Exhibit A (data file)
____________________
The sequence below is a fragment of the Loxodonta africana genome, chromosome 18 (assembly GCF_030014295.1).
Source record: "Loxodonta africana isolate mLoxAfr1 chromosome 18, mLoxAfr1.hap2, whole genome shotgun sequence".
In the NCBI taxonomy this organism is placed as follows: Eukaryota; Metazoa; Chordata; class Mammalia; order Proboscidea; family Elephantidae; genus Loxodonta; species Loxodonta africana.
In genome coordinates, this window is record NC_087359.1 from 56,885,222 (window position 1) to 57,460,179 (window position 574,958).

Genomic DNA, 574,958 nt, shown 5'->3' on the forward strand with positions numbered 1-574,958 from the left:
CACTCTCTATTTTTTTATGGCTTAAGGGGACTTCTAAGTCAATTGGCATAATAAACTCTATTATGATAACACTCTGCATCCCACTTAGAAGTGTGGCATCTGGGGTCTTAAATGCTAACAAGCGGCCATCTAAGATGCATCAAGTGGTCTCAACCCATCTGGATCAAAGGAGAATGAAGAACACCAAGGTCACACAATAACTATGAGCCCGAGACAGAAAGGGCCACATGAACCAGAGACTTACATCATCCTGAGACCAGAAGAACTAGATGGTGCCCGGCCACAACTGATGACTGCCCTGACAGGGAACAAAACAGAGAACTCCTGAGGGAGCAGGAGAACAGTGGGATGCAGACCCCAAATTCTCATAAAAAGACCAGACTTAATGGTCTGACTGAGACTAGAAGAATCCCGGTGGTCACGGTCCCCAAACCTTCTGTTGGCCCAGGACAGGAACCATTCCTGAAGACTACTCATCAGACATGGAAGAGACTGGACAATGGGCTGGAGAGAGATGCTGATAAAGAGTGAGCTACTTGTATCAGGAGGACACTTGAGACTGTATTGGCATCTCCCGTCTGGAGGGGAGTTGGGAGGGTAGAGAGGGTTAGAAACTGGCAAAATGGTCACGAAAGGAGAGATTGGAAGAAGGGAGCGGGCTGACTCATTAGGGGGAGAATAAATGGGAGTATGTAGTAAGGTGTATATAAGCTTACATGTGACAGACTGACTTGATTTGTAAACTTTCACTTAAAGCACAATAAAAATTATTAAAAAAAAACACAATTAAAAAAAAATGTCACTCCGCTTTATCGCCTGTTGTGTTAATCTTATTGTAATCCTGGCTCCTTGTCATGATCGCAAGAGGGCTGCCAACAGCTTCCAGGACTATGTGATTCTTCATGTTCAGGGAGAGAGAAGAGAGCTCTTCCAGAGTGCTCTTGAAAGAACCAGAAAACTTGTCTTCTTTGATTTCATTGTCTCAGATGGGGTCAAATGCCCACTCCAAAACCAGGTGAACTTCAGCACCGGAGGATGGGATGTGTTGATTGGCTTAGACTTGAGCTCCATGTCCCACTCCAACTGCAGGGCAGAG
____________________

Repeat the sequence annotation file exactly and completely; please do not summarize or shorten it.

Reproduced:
The sequence below is a fragment of the Loxodonta africana genome, chromosome 18 (assembly GCF_030014295.1).
Source record: "Loxodonta africana isolate mLoxAfr1 chromosome 18, mLoxAfr1.hap2, whole genome shotgun sequence".
In the NCBI taxonomy this organism is placed as follows: Eukaryota; Metazoa; Chordata; class Mammalia; order Proboscidea; family Elephantidae; genus Loxodonta; species Loxodonta africana.
In genome coordinates, this window is record NC_087359.1 from 56,885,222 (window position 1) to 57,460,179 (window position 574,958).

Genomic DNA, 574,958 nt, shown 5'->3' on the forward strand with positions numbered 1-574,958 from the left:
CACTCTCTATTTTTTTATGGCTTAAGGGGACTTCTAAGTCAATTGGCATAATAAACTCTATTATGATAACACTCTGCATCCCACTTAGAAGTGTGGCATCTGGGGTCTTAAATGCTAACAAGCGGCCATCTAAGATGCATCAAGTGGTCTCAACCCATCTGGATCAAAGGAGAATGAAGAACACCAAGGTCACACAATAACTATGAGCCCGAGACAGAAAGGGCCACATGAACCAGAGACTTACATCATCCTGAGACCAGAAGAACTAGATGGTGCCCGGCCACAACTGATGACTGCCCTGACAGGGAACAAAACAGAGAACTCCTGAGGGAGCAGGAGAACAGTGGGATGCAGACCCCAAATTCTCATAAAAAGACCAGACTTAATGGTCTGACTGAGACTAGAAGAATCCCGGTGGTCACGGTCCCCAAACCTTCTGTTGGCCCAGGACAGGAACCATTCCTGAAGACTACTCATCAGACATGGAAGAGACTGGACAATGGGCTGGAGAGAGATGCTGATAAAGAGTGAGCTACTTGTATCAGGAGGACACTTGAGACTGTATTGGCATCTCCCGTCTGGAGGGGAGTTGGGAGGGTAGAGAGGGTTAGAAACTGGCAAAATGGTCACGAAAGGAGAGATTGGAAGAAGGGAGCGGGCTGACTCATTAGGGGGAGAATAAATGGGAGTATGTAGTAAGGTGTATATAAGCTTACATGTGACAGACTGACTTGATTTGTAAACTTTCACTTAAAGCACAATAAAAATTATTAAAAAAAAACACAATTAAAAAAAAATGTCACTCCGCTTTATCGCCTGTTGTGTTAATCTTATTGTAATCCTGGCTCCTTGTCATGATCGCAAGAGGGCTGCCAACAGCTTCCAGGACTATGTGATTCTTCATGTTCAGGGAGAGAGAAGAGAGCTCTTCCAGAGTGCTCTTGAAAGAACCAGAAAACTTGTCTTCTTTGATTTCATTGTCTCAGATGGGGTCAAATGCCCACTCCAAAACCAGGTGAACTTCAGCACCGGAGGATGGGATGTGTTGATTGGCTTAGACTTGAGCTCCATGTCCCACTCCAACTGCAGGGCAGAG